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Publication numberUS7121081 B2
Publication typeGrant
Application numberUS 10/723,195
Publication dateOct 17, 2006
Filing dateNov 26, 2003
Priority dateNov 26, 2003
Fee statusPaid
Also published asUS20050109017
Publication number10723195, 723195, US 7121081 B2, US 7121081B2, US-B2-7121081, US7121081 B2, US7121081B2
InventorsJohn F. Wirkus, Robert F. Killion
Original AssigneeGsi Engine Management Group
Export CitationBiBTeX, EndNote, RefMan
External Links: USPTO, USPTO Assignment, Espacenet
Exhaust gas recirculation afterburner
US 7121081 B2
Abstract
An embodiment of the invention includes an exhaust gas recirculation (EGR) valve, an intake pipe, and an afterburner. As the intake valve communicates an exhaust gas stream to an EGR valve, an afterburner affixed to an inside wall of the intake pipe captures and burns large particles contained in the exhaust gas stream to prevent obstruction of the EGR valve.
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Claims(28)
1. A method of afterburning large particles in an exhaust gas stream of an internal combustion engine, the exhaust stream comprising at least one molar percent oxygen, the method comprising pushing a screen into a pipe of an exhaust system of the engine next to an exhaust manifold, which is heated by the exhaust gas stream to a temperature of at least 900 F., and holding the screen in position by friction.
2. The method of claim 1 wherein the screen has an outwardly flared open end which, when the screen is pushed down into an open end of the pipe, engages the interior of the pipe and prevents the screen from moving in the pipe during normal operation of the system.
3. An afterburner for an internal combustion engine of a motor vehicle, the afterburner comprising:
a screen without a catalyst affixed to an intake pipe by interference fit and located upstream of an exhaust gas recirculation valve, wherein the screen captures and burns particles contained in an exhaust gas stream which are a size large enough to obstruct the exhaust gas recirculation valve;
wherein the exhaust gas stream heats the screen to a temperature sufficient to burn the particles.
4. An afterburner as in claim 3, wherein the screen is thimble-shaped.
5. An afterburner as in claim 3, wherein the screen has a mesh size of about 12 to 20.
6. An after burner as in claim 3, wherein the screen has a minimum size of 5 mesh.
7. An afterburner as in claim 3, wherein the screen has a maximum side of 40 mesh.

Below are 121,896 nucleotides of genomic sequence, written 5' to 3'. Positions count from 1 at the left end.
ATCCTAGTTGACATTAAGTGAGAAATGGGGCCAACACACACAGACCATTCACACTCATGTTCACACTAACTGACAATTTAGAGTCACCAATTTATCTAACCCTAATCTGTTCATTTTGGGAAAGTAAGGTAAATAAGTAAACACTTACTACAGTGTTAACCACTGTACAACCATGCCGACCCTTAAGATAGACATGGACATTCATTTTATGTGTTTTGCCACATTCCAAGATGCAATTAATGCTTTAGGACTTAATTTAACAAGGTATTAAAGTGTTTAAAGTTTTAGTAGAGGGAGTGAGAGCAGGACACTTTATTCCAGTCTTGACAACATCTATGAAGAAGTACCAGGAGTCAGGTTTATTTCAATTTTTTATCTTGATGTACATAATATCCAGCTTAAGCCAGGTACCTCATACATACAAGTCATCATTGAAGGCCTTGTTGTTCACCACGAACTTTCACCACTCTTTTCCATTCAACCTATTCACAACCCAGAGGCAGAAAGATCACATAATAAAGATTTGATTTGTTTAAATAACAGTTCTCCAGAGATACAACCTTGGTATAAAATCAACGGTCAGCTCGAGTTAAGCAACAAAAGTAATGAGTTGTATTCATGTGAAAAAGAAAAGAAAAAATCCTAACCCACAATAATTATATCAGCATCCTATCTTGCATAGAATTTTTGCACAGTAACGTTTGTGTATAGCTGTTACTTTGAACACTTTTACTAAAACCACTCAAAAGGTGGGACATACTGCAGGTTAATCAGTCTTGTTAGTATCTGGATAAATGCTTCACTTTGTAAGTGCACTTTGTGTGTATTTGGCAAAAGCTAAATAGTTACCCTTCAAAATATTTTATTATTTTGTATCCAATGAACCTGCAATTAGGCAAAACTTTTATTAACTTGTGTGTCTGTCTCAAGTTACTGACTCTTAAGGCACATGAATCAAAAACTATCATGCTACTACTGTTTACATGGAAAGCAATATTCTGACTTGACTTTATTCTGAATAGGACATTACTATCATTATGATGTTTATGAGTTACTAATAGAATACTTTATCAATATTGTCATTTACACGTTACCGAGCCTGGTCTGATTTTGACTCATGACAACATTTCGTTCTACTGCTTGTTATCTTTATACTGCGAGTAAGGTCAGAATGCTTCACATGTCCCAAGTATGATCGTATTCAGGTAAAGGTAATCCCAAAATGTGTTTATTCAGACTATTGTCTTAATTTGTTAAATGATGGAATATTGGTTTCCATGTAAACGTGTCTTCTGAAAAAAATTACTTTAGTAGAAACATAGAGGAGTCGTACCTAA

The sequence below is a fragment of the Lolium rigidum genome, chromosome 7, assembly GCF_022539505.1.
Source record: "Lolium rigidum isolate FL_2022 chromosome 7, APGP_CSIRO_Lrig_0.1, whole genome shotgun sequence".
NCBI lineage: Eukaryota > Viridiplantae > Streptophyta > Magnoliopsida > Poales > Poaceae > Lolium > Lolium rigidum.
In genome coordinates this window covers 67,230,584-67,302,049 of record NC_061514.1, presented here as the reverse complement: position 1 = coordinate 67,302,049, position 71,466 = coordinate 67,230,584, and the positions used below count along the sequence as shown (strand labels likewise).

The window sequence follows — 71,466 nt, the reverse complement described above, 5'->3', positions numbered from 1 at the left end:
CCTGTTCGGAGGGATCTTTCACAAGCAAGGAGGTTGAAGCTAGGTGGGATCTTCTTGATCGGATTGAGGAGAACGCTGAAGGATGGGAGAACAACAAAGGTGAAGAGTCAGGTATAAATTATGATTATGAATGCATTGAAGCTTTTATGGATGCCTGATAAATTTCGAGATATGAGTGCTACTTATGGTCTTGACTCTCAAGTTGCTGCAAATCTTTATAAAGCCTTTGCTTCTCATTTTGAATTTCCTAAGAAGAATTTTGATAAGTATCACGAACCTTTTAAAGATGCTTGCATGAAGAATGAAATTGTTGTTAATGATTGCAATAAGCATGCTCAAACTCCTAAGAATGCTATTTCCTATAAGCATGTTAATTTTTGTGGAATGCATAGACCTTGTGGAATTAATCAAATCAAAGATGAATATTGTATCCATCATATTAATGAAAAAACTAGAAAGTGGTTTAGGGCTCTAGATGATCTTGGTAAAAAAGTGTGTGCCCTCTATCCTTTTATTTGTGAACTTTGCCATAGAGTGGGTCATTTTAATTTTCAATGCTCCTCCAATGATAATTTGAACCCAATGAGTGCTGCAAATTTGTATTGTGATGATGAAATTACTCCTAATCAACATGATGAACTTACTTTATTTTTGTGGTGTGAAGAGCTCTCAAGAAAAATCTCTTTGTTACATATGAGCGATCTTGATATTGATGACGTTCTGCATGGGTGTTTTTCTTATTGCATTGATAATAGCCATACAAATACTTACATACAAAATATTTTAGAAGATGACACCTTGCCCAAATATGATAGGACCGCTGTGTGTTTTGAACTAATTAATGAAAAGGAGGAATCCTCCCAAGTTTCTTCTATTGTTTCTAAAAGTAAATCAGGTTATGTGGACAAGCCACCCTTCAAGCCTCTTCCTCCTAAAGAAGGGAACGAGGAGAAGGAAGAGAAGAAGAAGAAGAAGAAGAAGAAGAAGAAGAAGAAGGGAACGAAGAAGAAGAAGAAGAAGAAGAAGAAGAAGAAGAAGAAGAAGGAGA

8. An afterburner as in claim 3, wherein the screen is affixed to an intake pipe and positioned adjacent to an exhaust manifold.
9. An afterburner as in claim 3, wherein the screen is made from a material with a high thermal conductivity.
10. An afterburner as in claim 9, wherein the screen is made from stainless steel.
11. An afterburner for an internal combustion engine of a motor vehicle, the afterburner comprising:
a screen without a catalyst affixed to an intake pipe and located upstream of an exhaust gas recirculation valve, the screen having an open end with an outer diameter that is larger than the inner diameter of the intake pipe, the screen being capable of capturing and burning particles contained in an exhaust gas stream which are a size large enough to obstruct the exhaust gas recirculation valve, the screen being capable of being heated by the exhaust gas stream to a temperature sufficient to burn the particles.
12. An exhaust gas recirculation valve system for a motor vehicle comprising:
an exhaust gas recirculation valve;
an intake pipe coupled to an intake orifice of the exhaust gas recirculation valve;
a screen located upstream of the exhaust gas recirculation valve, the screen being affixed to the intake pipe solely with an interference fit; and
wherein the screen has an outwardly flared open end which, when the screen is pushed down into an open end of the intake pipe, engages the interior of the pipe and prevents the screen from moving in the pipe during normal operation of the system.
13. An afterburner for an internal combustion engine of a motor vehicle, the afterburner comprising:
a screen without a catalyst affixed to an intake pipe by interference fit and located upstream of an exhaust gas recirculation valve, wherein the screen captures and burns particles contained in an exhaust gas stream which are a size large enough to obstruct the exhaust gas recirculation valve;
wherein the exhaust gas stream continuously heats the screen to a temperature sufficient to burn the particles while the exhaust gas stream is at least 900 F.
14. An afterburner as in claim 13, wherein the screen is thimble-shaped.
15. An afterburner as in claim 13, wherein the screen has a mesh size of about 12 to 20.